The IRS is currently considering a rule that will be similar to IRA contributions (where you have until April 15 to contribute for the prior year), but that hasn’t occurred yet.

Requesting Payments Be Made to the School

If you request payments be made to the school, make sure that you understand how the school will treat this payment. Schools receive lots of payments, and they sometimes process these payments as grants or aid. You want to make sure that your child’s 529 payment does not reduce the child’s potential federal student aid or any grants or scholarships won.

You want to make it clear that 529 money is the same as the parent writing a check, and not like a scholarship or grant. You always have the option to request the distribution be made payable to you or your child. That way, the financial aid office cannot tinker with any other aid received.

A 529 Plan is a great way to invest in a child’s education. The tax breaks are generous, that the plans are very flexible. It is essential, however, to make sure that distributions are done correctly. Failing to do so could result in a hefty unexpected tax bill.

Do you or anyone you know currently invest in a 529 plan for their child? Do they have any concerns relating to taking money out?

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  1. Jessica07 says

    Well, Robert (via Invest it Wisely), that was an excellent post. You made a great point about the “leftover,” so to speak, money and the fact the children may be in a lower tax bracket.

  2. Jessica07 says

    By the way, I didn’t realize that computers were not recognized as an educational expense. Thanks for the tip.

  3. says

    For what it is worth a 529 plan can be used by adults to participate in study abroad programs. If, for example, your local community college has a 3 week course in Italy for their culinary students sign up and pay for it with the 529 plan you set up for junior who decided he wanted to bike around Europe rather than go to college.

  4. says

    This is a very good article, in that it cautions people about the risks of incorrectly distributing funds from a savings vehicle that would otherwise be seen as excellent by parents/grandparents. It’s the little things like this that many folks don’t think about which could trip them up. My daughter is quite a ways from college, but still good to be reminded. Others with kids in that age range or approaching it should take note of tips here.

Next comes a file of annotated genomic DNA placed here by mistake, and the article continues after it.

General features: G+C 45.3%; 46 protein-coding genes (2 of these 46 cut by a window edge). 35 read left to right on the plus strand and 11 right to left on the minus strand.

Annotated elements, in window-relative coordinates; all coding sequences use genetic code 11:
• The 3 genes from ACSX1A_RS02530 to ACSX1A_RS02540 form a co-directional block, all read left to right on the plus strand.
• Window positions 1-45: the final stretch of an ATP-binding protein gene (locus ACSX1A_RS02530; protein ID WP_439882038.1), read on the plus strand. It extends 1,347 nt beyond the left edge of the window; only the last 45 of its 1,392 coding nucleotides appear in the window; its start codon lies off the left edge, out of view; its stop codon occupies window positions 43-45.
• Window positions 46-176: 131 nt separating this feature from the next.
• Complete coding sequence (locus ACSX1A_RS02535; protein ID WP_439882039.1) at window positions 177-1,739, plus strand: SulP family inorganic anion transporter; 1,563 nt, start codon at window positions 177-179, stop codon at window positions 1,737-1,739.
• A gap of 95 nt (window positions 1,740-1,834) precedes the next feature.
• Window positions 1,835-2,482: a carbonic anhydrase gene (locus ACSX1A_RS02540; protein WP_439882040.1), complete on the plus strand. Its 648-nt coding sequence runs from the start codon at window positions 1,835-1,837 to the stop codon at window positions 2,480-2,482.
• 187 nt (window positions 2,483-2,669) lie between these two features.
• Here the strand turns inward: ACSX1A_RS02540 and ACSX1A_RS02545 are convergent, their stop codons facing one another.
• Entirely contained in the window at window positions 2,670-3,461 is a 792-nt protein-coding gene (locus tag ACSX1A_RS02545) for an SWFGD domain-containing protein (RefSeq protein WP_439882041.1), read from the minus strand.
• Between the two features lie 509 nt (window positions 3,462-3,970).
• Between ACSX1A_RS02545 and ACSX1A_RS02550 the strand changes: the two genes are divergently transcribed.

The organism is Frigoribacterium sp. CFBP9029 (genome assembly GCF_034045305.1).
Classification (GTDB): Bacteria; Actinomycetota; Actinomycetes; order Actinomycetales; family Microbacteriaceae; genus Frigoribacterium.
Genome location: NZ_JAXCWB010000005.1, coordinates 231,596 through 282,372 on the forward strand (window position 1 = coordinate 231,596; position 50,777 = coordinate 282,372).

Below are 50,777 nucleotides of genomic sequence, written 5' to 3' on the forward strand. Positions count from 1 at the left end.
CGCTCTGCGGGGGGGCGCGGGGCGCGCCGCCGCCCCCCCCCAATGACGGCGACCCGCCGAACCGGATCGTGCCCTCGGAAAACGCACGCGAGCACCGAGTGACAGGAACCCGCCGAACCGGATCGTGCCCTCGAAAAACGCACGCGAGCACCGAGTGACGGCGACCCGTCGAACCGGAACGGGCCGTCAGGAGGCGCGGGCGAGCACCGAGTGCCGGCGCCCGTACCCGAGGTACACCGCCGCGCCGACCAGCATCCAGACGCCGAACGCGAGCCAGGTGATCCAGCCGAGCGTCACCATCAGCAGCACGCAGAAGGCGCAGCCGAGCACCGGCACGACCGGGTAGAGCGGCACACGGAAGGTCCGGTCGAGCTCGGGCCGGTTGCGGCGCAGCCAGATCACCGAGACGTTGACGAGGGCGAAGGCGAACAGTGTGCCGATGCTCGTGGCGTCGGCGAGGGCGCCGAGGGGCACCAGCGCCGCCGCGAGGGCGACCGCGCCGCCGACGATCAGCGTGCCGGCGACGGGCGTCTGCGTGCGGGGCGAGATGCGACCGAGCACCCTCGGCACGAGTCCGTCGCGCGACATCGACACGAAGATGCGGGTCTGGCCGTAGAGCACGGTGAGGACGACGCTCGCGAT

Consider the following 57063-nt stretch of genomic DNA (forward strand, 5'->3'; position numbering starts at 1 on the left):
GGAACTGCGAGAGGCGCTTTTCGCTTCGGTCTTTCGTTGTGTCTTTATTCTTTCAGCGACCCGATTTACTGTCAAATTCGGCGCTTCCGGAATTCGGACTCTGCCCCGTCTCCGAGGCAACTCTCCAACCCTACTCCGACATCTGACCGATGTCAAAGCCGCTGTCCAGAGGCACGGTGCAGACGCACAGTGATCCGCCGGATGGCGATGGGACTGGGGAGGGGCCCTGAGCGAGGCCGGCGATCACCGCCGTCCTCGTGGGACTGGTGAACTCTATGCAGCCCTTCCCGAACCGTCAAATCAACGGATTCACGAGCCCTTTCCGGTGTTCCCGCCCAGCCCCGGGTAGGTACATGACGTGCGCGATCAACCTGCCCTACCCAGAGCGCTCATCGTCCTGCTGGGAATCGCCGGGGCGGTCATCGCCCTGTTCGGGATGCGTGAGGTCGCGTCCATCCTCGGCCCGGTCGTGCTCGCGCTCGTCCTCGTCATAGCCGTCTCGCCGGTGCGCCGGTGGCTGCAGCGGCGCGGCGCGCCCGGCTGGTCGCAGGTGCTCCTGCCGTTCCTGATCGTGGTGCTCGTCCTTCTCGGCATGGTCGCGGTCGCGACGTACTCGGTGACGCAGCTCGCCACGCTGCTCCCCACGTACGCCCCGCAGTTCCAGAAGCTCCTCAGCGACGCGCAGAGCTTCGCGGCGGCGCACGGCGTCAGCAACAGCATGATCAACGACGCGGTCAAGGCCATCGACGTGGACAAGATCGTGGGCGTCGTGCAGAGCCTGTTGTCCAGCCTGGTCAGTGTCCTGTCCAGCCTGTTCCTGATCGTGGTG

5. says

    @DIY Investor – That is a really interesting idea! I would just make sure that the funds are paid to the school, and the school arranges the trip. It could be tricky trying to tell the IRS “I swear I went to Italy for cooking lessons!”

    • says

      You’re right. It has to be a legitimate study abroad program. I would suggest that people check with community colleges and universities in their area. Incidently, where I am, tuition for seniors is free at the community college for any course, including study abroad.

      • says

        The university where I went to had a great program where you could study abroad but pay the same tuition as at home — in fact, the tuition was paid to your home school. I believe it worked through “swaps” — for every student sent abroad to a school, one student came from that school to the local school, if not that semester then in some future semester.

  6. says

    I am surprised that computers are not covered by this – although they are not essential to college (there are plenty of labs on most campuses). Im think of starting a 529 in my name for when I get out of debt, then if I dont want to go back to school, I can just transfer the benefits to someone else later.